The Boston Massacre suggests a far more harmonious civil-military relationship before March 5 than previously accepted, one in which tax officers rather than soldiers were “responsible for the violence and death.” Zabin offers numerous examples: a soldier’s wife caring for a recently kidnapped child, locals willing to aid army deserters, and sympathy for and outrage against brutal punishments and executions of British soldiers. Zabin even finds this “neighborliness” in the trial records and flirtations and interactions after the Massacre.

Despite the strength and number of these examples, it is still questionable whether they outweigh the hostility created by British legislation and military occupation. Throughout the book, there are references to fear and violence on both sides. Officers and soldiers offered civilians drunken insults, threatened them with rape and murder, and even demanded that slaves kill their masters. In turn, they were deemed outsiders, residents “in Boston” rather than “of Boston.” One Bostonian father essentially locked away his single daughter to keep her from meeting soldiers; city officials feared wives and children would become “permanent” residents. Meanwhile, the British military believed Boston was a stain on their colonial reputation.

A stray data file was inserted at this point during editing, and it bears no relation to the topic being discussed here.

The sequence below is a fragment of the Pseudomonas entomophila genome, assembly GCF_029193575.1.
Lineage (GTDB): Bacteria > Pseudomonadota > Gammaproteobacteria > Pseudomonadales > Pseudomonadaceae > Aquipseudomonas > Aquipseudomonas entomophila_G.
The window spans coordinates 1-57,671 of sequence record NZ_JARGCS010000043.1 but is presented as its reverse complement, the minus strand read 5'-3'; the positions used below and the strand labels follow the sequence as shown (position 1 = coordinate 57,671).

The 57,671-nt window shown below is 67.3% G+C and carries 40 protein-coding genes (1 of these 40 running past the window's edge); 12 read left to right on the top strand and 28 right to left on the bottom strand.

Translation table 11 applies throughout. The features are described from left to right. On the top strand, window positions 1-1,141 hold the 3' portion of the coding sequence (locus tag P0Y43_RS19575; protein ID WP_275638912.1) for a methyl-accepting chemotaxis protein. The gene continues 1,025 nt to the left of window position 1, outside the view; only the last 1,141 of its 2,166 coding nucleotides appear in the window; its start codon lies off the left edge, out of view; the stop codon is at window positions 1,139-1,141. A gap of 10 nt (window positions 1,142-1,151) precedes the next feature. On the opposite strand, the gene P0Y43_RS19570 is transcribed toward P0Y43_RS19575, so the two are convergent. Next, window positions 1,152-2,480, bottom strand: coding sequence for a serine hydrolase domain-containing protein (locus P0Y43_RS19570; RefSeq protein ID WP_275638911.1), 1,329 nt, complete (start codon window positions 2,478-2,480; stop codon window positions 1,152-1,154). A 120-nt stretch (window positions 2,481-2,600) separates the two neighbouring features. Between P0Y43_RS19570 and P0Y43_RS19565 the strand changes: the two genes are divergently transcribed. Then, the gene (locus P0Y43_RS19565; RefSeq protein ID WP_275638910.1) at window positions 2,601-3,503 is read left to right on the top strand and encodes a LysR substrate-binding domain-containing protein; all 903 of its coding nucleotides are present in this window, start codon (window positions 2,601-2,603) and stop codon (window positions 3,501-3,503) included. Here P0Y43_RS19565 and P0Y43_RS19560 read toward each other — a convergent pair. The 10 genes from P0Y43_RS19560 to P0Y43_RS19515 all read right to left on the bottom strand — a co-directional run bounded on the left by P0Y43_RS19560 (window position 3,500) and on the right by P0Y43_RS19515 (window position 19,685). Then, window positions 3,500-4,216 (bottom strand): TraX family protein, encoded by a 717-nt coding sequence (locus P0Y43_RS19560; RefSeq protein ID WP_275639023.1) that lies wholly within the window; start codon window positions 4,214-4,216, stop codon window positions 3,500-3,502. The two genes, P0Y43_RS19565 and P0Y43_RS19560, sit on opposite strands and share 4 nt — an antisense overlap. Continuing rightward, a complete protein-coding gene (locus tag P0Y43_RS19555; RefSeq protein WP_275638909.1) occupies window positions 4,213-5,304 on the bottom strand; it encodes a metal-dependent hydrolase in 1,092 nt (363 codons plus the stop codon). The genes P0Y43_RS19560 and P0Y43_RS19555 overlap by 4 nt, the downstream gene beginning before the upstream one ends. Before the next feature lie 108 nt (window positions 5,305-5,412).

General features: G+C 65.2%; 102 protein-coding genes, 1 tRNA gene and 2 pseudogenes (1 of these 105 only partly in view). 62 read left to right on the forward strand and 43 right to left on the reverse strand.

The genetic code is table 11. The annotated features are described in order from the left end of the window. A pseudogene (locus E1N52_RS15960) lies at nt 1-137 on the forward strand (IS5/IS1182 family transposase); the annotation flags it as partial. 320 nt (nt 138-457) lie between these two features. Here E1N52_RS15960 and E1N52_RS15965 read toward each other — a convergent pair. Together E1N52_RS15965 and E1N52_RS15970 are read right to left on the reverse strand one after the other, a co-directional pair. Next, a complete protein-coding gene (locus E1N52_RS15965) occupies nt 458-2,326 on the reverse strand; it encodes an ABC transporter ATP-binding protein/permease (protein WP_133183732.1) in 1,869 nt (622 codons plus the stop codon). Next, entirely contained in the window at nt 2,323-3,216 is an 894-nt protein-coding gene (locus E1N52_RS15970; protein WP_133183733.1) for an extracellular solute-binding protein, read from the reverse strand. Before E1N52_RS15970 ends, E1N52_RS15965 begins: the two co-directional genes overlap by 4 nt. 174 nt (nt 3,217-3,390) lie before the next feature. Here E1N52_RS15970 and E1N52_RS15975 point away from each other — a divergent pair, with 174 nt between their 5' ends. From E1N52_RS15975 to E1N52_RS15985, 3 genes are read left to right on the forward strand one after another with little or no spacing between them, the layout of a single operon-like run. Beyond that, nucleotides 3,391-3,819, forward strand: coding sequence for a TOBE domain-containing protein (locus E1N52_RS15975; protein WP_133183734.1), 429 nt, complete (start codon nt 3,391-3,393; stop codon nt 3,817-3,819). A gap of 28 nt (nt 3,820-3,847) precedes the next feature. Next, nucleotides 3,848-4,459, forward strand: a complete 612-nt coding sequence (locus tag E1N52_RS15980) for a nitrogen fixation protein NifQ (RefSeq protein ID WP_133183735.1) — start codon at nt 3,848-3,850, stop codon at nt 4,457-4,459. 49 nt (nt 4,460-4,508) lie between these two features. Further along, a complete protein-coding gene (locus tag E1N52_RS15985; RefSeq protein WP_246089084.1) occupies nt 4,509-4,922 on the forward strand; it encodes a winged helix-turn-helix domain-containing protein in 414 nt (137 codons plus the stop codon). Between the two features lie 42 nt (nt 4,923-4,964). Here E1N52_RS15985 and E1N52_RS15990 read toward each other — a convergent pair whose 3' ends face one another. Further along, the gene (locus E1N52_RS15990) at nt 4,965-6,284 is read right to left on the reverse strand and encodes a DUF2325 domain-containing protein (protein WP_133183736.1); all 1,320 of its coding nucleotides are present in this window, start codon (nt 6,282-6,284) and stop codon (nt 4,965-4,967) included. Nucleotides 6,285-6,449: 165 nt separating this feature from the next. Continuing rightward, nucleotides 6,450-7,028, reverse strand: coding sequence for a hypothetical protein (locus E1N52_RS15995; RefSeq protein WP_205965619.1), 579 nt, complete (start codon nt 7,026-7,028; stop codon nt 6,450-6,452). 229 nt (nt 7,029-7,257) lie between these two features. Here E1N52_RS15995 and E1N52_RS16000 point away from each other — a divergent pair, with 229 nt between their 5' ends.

And what about actual violence? Colonists often disguised themselves and attacked soldiers looking for deserters. There was even a dockside brawl on March 2, 1770 (which Zabin dismisses as a “red herring”). The Massacre itself, which happened three days later, is the most definitive proof of this simmering tension. Afterwards, the imprisoned British Captain Thomas Preston and his soldiers feared a “partial jury” and even lynching.